I thought your comment about not knowing your dad in the same way once he was home was especially poignant. I’m sure neither of you was the same person — it would have been hard.

    Liked by 1 person

    1. Those old letters are so revealing. I remember my Great-Auntie had a message from the War Dept. about the death of a Great-Uncle in the first WW. She had it stuck in the dresser mirror beside his picture as a very young man. It was the only way I ever heard of him.

      In my dad’s V-mails I read the expectation of the war to come, and from whom. All of the cruising for so long, in and out of port, were a lead up to Pearl Harbor. My mother asked me to destroy them after her death, but I could not. There was too much history there if you looked for it.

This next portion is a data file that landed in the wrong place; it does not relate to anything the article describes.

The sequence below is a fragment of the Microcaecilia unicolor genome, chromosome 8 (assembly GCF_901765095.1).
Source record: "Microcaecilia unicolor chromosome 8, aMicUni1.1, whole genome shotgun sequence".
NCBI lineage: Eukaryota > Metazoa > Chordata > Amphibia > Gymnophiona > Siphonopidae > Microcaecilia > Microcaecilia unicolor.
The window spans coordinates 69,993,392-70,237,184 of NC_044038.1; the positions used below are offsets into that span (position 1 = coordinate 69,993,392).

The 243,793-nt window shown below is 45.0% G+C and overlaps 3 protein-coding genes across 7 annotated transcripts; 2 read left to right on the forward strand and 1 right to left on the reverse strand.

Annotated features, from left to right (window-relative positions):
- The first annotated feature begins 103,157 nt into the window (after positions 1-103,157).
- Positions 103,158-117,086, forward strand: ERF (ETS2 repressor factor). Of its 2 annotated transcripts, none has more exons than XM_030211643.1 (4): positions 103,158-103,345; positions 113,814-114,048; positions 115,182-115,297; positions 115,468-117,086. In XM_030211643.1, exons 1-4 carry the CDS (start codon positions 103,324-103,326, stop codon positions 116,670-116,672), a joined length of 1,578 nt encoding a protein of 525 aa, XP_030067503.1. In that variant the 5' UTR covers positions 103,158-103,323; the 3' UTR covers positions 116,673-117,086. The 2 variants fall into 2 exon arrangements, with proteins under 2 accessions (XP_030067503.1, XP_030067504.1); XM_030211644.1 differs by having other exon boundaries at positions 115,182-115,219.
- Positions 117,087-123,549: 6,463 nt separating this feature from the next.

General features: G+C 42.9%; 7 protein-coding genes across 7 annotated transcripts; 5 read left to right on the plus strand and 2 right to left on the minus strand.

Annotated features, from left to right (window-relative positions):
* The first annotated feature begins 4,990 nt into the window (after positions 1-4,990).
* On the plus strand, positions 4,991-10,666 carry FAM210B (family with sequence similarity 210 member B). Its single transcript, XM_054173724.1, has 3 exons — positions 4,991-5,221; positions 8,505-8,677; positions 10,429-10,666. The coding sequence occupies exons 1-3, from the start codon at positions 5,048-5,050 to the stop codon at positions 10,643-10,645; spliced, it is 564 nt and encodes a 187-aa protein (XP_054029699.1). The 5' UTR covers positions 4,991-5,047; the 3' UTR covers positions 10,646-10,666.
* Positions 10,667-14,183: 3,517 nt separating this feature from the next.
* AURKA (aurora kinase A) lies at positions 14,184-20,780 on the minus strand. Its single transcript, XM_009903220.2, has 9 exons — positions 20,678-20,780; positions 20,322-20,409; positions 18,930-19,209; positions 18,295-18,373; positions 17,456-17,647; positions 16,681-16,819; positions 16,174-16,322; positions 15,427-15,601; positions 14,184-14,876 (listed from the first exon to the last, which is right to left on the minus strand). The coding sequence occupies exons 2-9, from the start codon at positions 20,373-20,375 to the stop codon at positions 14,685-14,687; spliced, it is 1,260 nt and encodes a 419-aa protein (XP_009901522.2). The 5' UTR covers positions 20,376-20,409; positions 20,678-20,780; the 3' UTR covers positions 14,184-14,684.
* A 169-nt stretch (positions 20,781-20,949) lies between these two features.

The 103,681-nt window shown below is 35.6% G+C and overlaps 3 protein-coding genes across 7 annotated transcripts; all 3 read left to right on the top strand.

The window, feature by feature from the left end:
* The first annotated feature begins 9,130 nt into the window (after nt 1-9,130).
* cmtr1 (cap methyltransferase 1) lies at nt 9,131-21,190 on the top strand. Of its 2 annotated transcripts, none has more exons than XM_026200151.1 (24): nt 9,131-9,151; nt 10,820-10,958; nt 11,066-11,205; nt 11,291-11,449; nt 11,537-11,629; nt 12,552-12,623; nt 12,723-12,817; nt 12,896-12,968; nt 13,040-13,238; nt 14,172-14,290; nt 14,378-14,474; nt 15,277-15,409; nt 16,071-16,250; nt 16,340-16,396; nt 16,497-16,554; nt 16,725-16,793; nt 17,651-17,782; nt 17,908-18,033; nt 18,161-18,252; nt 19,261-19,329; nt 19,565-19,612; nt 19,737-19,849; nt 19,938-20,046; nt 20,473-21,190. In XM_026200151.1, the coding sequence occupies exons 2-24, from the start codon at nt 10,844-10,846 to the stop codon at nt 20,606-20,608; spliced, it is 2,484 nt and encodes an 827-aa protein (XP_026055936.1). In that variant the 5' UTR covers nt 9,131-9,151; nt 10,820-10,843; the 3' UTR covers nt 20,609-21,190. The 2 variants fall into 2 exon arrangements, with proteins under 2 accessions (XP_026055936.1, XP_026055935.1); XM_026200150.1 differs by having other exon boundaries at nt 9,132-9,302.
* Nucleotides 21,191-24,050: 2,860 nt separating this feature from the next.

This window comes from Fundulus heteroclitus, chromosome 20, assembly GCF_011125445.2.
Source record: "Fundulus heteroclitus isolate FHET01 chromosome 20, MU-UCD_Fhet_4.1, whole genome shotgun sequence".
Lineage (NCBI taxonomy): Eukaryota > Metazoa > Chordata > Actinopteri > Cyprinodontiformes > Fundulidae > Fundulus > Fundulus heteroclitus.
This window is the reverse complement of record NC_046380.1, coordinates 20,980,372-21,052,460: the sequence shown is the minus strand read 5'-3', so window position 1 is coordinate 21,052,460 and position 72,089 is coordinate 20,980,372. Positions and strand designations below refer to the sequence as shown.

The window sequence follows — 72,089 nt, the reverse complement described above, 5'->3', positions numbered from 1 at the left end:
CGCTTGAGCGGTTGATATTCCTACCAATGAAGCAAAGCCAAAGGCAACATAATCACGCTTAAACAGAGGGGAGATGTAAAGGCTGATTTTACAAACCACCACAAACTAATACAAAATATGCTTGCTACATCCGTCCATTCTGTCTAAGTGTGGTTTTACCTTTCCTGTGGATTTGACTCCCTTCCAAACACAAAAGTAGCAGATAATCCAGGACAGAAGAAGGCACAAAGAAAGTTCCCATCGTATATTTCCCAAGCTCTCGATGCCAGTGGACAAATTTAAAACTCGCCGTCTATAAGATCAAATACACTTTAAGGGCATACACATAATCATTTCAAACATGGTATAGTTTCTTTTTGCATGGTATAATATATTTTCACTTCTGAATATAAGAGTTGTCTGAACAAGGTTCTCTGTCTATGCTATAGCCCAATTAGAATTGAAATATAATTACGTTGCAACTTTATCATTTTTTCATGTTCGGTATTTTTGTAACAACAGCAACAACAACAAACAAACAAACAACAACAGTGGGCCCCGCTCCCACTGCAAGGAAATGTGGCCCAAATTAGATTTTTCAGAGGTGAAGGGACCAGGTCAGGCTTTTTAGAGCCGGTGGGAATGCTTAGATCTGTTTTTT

My Dad was pretty grouchy toward me until after my Mother died. When I realized I had lost all relationship with him I began teasing him as I had done as a child. He had probably been missing that connection too. We didn’t have a long time left, but it was a good time.